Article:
6. The apparatus of claim 1 wherein said self-sealing barrier comprises a conductive seal formed from a conductive material with a low impedance to electrical current.
7. The apparatus of claim 1 wherein said self-sealing barrier comprises a continuous perimeter grounding seal surrounding said at least one removable device.
8. The apparatus of claim 1 wherein said housing comprises a chassis cage.
9. The apparatus of claim 1 wherein said electrical energy associated with said electrical components comprises EMC energy.
10. The apparatus of claim 1 wherein said electrical energy associated with said electrical components comprises RFI energy.
11. A self-sealing apparatus for containing electrical energy associated with electrical components, comprising:
at least one removable device maintained by a housing, wherein said at least one removable device contains electrical components therein and is separated from at least one other removable device by a clearance gap formed therebetween;
a self-sealing grounding barrier formed from said clearance gap, wherein said clearance gap contains energy from the electrical components inside the device and will become a radiating antenna, wherein said clearance gap surrounds said at least one removable device in order to contain electrical energy associated with said electrical components when said electrical components are maintained within said at least one removable device is extracted or inserted from or into said at least one removable device;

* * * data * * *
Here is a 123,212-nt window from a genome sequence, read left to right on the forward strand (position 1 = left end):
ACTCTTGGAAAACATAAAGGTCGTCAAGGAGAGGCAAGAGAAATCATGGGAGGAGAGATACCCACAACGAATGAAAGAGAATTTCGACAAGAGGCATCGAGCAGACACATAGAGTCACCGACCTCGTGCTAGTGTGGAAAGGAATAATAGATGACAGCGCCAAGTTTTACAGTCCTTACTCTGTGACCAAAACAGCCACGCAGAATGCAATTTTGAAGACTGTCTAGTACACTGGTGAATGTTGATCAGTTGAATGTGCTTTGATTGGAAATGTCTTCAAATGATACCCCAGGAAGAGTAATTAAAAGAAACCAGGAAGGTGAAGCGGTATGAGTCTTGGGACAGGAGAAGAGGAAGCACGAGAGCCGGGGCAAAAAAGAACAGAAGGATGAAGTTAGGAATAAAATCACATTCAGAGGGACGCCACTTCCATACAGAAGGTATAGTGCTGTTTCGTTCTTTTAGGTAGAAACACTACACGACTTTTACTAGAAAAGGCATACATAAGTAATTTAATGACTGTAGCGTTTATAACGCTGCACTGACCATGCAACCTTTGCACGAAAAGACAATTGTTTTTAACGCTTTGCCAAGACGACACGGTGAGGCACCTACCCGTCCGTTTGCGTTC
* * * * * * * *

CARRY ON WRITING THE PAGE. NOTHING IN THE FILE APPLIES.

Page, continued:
a door associated with said at least one removable device, wherein said door comprises a plurality of inlet holes, which allow air to flow therethrough and reduce heating associated with said electrical components;
a handle integrated with said at least one removable device, wherein said handle provides leverage for opening said door;
a first gasket formed horizontally across said housing; and
a second gasket formed vertically along a pivot edge of said door, such that when said door is closed said door compresses said first and second gaskets against said at least one other removable device or against said housing in order to provide said self-sealing grounding barrier thereof.
12. The apparatus of claim 11 wherein each inlet hole among said plurality of inlet holes comprise a length thereof that functions as wave-guides that absorb said electrical energy coming into contact with an inner surface of each inlet hole.
13. The apparatus of claim 11 wherein said self-sealing grounding barrier further comprises:
a conductive seal formed from a conductive material with a low impedance to electrical current; and
a continuous perimeter grounding seal surrounding said at least one removable device.
14. The apparatus of claim 12 wherein said electrical energy associated with said electrical components comprises at least one of the following: EMC energy or RFI energy.
Description
TECHNICAL FIELD

Embodiments are generally related to EMC (Electromagnetic Compatibility) and RFI (Radio Frequency Interference) components and devices. Embodiments are also related to EMC sealing devices for an electrical enclosure.

BACKGROUND OF THE INVENTION